Phenotypic diversification for quantitative traits during an adaptive radiation can be viewed as the result of the interplay between two multivariate processes, the multidimensional adaptive landscape and the **G**-matrix (Arnold et al. 2001, 2008). The adaptive landscape is a function relating the mean fitness of a population to the phenotypic trait means. The shape of the landscape represents underlying evolutionary features, such as correlational, stabilizing, or disruptive selection, and reveals where small fitness changes per unit of trait change exist, resulting in multivariate axes where peak movement is likely, termed the “selective lines of least resistance” (Arnold et al. 2001). It also clearly predicts how peak movement within the landscape induces directional selection and how the curvature and orientation of a moving peak generates nonlinear selection. In contrast, long-term stability of peak position promotes evolutionary stasis via stabilizing selection. Moreover, convergent phenotypic evolution may occur if a similar topology of the adaptive landscape exists in different geographic locations.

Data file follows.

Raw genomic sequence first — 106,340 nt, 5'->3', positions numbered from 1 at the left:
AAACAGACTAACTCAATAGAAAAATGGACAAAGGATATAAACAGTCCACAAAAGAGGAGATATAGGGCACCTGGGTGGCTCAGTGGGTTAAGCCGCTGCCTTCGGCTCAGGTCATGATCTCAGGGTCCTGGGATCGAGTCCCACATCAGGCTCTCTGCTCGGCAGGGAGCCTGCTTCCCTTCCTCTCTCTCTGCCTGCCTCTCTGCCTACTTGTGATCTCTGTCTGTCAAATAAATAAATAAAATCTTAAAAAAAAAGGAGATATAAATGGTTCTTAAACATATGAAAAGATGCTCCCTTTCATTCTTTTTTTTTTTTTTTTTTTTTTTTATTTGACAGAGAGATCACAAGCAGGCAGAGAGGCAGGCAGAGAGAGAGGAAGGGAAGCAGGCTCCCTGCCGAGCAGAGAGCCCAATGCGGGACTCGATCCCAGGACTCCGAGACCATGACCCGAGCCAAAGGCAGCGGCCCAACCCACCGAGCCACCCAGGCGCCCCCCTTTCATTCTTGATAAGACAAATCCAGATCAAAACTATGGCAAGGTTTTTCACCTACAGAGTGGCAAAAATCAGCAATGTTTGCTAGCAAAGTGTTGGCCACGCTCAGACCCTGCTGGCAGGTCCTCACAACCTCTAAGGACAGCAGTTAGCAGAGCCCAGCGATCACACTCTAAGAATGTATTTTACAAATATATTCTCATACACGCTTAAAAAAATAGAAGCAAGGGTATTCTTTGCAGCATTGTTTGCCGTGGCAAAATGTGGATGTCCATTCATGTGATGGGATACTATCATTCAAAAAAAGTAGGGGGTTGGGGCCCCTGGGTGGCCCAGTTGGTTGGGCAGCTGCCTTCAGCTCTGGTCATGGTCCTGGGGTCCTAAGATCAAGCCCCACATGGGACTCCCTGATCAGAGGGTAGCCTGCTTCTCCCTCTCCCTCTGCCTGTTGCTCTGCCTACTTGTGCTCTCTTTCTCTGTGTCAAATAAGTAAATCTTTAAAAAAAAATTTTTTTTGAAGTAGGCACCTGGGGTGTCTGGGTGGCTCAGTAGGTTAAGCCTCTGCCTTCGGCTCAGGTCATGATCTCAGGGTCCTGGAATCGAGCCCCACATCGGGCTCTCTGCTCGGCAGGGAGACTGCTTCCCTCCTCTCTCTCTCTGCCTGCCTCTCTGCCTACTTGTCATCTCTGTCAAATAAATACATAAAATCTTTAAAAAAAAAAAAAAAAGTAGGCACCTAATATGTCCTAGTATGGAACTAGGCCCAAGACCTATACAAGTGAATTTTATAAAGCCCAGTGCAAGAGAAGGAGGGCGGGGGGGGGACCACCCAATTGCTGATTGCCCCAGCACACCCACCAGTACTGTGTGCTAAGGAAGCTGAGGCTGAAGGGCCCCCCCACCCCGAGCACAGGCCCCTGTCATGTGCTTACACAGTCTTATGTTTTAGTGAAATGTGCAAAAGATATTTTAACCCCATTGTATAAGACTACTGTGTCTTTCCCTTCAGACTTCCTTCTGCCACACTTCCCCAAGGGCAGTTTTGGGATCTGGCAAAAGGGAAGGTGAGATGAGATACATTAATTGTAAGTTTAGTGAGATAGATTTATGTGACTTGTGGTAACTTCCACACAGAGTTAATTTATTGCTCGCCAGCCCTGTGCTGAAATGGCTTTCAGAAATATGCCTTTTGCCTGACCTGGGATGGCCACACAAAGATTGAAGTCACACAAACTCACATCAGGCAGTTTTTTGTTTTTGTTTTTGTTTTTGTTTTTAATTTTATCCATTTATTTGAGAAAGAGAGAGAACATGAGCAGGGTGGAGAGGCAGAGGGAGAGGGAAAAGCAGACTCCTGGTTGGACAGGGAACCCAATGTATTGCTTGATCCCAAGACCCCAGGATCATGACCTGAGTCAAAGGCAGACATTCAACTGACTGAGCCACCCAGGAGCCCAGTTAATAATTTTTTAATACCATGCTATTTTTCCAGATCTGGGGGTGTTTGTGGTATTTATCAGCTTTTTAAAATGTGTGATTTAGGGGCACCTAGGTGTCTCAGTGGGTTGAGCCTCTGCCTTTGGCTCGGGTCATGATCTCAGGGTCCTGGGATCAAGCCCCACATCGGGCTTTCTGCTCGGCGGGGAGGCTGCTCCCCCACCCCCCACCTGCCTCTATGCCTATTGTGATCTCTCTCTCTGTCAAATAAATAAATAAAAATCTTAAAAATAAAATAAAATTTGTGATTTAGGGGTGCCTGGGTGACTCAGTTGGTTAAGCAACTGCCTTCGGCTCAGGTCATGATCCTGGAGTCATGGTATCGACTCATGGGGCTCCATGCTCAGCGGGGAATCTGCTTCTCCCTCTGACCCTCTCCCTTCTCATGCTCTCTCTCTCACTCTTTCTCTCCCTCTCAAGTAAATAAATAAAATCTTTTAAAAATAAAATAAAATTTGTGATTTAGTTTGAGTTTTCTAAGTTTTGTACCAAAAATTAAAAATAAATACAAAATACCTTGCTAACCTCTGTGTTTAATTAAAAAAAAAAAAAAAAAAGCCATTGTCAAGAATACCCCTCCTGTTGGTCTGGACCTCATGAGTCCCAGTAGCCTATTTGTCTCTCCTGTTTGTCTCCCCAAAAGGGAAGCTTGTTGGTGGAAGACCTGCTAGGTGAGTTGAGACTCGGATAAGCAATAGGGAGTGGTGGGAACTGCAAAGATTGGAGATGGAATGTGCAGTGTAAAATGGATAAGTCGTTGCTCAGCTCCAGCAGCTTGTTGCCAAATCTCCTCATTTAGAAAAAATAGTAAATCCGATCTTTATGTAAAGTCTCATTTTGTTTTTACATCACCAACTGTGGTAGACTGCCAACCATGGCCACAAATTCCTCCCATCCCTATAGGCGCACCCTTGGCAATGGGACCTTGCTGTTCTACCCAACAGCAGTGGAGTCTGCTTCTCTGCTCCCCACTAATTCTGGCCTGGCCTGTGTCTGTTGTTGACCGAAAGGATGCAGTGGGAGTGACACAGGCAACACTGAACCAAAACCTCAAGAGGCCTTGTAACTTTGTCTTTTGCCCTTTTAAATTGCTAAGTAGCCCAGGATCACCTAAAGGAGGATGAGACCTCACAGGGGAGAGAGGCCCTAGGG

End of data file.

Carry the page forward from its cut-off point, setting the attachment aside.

Phenotypic evolution over short timescales depends both on the position of a population within an adaptive landscape and the pattern of inheritance for multiple traits. This pattern of inheritance is usually summarized in the **G**-matrix, a square symmetric matrix composed of additive genetic variances for traits on the diagonal and covariances elsewhere (Lande 1979; Arnold 1992; Lynch and Walsh 1998). Covariances among characters can play an important role in shaping the course of evolution by natural selection (Schluter 1996; Arnold et al. 2001). The multivariate response to selection equation, , summarizes how genetic patterns of trait covariance translate natural selection into phenotypic evolution (Lande 1979; Lande and Arnold 1983; Björklund 1996). In this equation, is the vector of change in phenotypic mean trait values, **P** is a matrix containing the phenotypic variances and covariances, and **s** is the vector of selection differentials (Lande 1979).

Under most conditions, **G** will tend to bias the response to selection away from the direction maximizing the increase in mean fitness, summarized in the selection gradient (**β= P ^{−1}**s